The children live at the school, sleeping together in one narrow bedroom. Breakfast usually consists of curry, usually shared between students, who receive two meals a day. Like other undocumented migrants in the area, when the students are sick, maybe they can get care at a local clinic; most of the time, they are cared for informally at the monastery. Almost all are far away from their parents and have to rely on themselves, performing their own chores, including washing their own laundry, doing their dishes, cooking, cleaning. Although the teachers try as best they can to fill this void, it is not possible to become a parent to so many children.
The teachers themselves also face difficulty. As the school has little financial means to support teachers’ salaries, they are working almost as volunteers. They choose to stay to help the children, rather than, as most migrants have, leave the border for cities deeper inside Thailand and its allure of higher pay.
Caring for the children is difficult. Most are very young, forced to quickly grow up in surroundings bereft of what is frequently taken for granted: adequate clothing and blankets against the cold, school supplies, toys, food, parents. The school hopes to provide them with a safe haven and a brighter future.




We are glad to see children can smile. Though, they are far away from parents.
We are not only teachers, we are friends, we are as parents, and taking care these children all the most things we can make them happy. We try hard for them to have a good life when they grow up in the future.








Wat Fa Wiang Inn School


Watfawianginn School is located in Wiang Haeng District, Chiang Mai Province, Thailand, along the Thai-Burma Border. It is located on the premises of a monastery and provides basic education for orphans and children of impoverished families, who otherwise would lack a chance to study in official schools.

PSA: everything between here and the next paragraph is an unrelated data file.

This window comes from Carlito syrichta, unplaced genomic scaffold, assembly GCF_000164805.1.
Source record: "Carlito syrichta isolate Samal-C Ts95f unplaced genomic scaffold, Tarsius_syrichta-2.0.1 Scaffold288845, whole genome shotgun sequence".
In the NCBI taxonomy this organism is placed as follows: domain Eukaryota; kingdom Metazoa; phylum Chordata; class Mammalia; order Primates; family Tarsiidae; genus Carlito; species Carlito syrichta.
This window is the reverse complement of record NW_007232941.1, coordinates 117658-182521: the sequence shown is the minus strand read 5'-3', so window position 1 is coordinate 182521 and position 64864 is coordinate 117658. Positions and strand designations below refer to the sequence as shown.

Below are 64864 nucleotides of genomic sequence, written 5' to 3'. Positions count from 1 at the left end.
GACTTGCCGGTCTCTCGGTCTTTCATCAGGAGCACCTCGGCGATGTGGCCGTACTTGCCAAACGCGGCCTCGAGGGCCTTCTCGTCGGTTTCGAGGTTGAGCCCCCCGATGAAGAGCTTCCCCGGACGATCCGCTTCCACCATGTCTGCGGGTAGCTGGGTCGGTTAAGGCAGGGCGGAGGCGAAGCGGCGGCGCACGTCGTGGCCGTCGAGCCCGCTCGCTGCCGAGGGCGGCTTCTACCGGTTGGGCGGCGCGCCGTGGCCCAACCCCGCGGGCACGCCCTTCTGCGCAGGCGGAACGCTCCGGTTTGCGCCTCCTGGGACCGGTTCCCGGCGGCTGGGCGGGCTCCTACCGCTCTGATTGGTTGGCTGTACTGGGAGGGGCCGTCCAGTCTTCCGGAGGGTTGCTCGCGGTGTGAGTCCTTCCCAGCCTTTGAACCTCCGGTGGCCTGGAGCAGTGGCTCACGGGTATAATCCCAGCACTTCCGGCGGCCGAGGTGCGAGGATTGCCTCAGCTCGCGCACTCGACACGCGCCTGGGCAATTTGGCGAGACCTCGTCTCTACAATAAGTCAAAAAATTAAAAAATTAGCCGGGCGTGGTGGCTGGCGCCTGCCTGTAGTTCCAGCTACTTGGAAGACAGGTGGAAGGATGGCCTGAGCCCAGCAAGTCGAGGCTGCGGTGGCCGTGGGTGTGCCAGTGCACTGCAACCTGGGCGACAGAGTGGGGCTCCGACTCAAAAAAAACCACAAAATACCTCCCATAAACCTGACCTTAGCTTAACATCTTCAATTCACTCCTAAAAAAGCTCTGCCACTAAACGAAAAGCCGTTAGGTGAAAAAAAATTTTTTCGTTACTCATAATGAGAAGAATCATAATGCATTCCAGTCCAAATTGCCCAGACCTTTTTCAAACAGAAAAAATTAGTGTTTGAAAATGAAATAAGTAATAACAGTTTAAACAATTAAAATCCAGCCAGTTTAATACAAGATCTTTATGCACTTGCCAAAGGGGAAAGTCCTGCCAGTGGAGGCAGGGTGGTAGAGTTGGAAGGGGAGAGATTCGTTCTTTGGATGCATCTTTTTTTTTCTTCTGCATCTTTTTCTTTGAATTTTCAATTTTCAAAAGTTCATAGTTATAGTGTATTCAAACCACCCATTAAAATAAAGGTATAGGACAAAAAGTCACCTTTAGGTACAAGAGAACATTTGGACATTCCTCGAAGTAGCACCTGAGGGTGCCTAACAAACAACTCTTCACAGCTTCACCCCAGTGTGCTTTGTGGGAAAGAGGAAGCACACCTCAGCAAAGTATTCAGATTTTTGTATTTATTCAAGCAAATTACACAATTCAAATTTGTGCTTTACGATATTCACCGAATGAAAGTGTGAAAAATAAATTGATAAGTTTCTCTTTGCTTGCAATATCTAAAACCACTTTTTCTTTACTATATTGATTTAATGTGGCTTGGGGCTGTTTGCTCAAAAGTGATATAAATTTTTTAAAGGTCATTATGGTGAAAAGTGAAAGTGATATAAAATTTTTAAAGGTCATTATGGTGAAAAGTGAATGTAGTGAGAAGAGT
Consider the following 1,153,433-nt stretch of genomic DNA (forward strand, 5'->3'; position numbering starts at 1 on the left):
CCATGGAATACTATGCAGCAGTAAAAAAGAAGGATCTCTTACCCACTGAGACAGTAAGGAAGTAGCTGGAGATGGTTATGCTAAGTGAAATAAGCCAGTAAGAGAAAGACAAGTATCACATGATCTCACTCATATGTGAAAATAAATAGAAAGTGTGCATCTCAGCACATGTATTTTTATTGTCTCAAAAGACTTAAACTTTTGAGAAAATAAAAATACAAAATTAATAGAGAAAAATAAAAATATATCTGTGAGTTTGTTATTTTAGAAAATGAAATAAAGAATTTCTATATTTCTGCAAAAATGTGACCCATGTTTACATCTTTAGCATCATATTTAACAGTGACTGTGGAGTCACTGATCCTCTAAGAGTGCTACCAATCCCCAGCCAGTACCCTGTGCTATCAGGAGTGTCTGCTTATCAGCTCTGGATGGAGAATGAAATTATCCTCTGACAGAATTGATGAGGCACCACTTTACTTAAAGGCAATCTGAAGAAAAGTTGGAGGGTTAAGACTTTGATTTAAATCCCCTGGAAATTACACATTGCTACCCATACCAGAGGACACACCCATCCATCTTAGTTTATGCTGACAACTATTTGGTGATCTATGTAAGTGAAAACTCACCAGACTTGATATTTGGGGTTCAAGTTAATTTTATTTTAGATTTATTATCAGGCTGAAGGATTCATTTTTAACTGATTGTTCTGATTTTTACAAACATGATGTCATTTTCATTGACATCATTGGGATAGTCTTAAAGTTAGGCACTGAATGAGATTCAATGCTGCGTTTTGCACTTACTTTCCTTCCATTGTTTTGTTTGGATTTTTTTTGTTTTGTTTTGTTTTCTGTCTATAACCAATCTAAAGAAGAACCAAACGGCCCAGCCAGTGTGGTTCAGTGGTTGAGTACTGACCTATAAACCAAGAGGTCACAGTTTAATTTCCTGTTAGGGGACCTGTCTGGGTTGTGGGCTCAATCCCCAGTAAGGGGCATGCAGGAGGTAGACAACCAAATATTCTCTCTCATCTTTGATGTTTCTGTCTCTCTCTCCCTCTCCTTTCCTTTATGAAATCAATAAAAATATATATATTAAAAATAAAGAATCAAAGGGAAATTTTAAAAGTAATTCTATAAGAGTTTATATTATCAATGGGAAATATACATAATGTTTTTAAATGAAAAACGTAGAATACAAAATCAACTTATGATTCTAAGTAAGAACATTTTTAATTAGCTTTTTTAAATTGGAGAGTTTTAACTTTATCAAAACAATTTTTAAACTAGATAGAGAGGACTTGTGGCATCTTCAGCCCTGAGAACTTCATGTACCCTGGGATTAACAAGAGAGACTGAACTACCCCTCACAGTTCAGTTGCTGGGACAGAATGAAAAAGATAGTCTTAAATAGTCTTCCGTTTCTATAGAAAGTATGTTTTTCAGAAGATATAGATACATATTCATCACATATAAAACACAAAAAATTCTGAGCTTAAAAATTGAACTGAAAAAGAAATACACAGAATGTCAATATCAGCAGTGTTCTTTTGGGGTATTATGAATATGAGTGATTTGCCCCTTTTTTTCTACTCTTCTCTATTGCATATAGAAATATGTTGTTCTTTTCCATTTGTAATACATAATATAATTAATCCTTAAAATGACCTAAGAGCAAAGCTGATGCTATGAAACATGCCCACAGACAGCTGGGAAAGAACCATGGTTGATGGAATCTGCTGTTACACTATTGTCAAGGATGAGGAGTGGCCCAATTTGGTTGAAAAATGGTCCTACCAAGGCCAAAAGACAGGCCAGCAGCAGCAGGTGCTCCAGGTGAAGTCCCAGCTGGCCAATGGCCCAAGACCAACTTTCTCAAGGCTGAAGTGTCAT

Watfawianginn School was founded by Ajarn Krisorn in 1997. He has started this school at Watfawianginn when he noticed that there were many children in the area who were forced to work, mainly in agriculture, in order to survive. Their families were unable to afford to send them to school.
The school was set up with the following aims:
- To provide children with a place to study
- To provide discipline for the children
- To help keep children away from drugs
- To equip them will skills and knowledge so that they can help themselves in the future, give back to their communities, and not be easily exploited

The monastery simply provides the buildings used as classrooms, as finding adequate infrastructure is difficult and the school cannot afford to pay for land or buildings. And, since most of the children are stateless and lack legal status, they are at risk for arrest. The temple provides the children with temporary protections, allowing them to pursue an education uninterrupted.
In1997, the school started with two teachers and 26 students, later increasing to 5 teachers and 43 students. The subjects offered include Shan, Thai, Mathematics, Dhamma, and Pali-Sanskrit. In 2005, the school also added English to the curriculum. We currently have 7 teachers, 4 monks, 3 lay people, and over 70 students, attending 4 classes (2 primary classes and grades 1 and 2). Although the school’s educational offerings are much less than that of official educational institutions, largely a result of funding constraints, the basic education the school provides has enabled several graduates to further their education in Bangkok.

The school is currently supported by SWAN (Shan Women’s Action Network) and TDH- Germany (Terre Des Hommes), providing funding support mainly for stationeries and some food. However, this support is increasingly inadequate as more children seek to attend, straining the school’s already limited budget.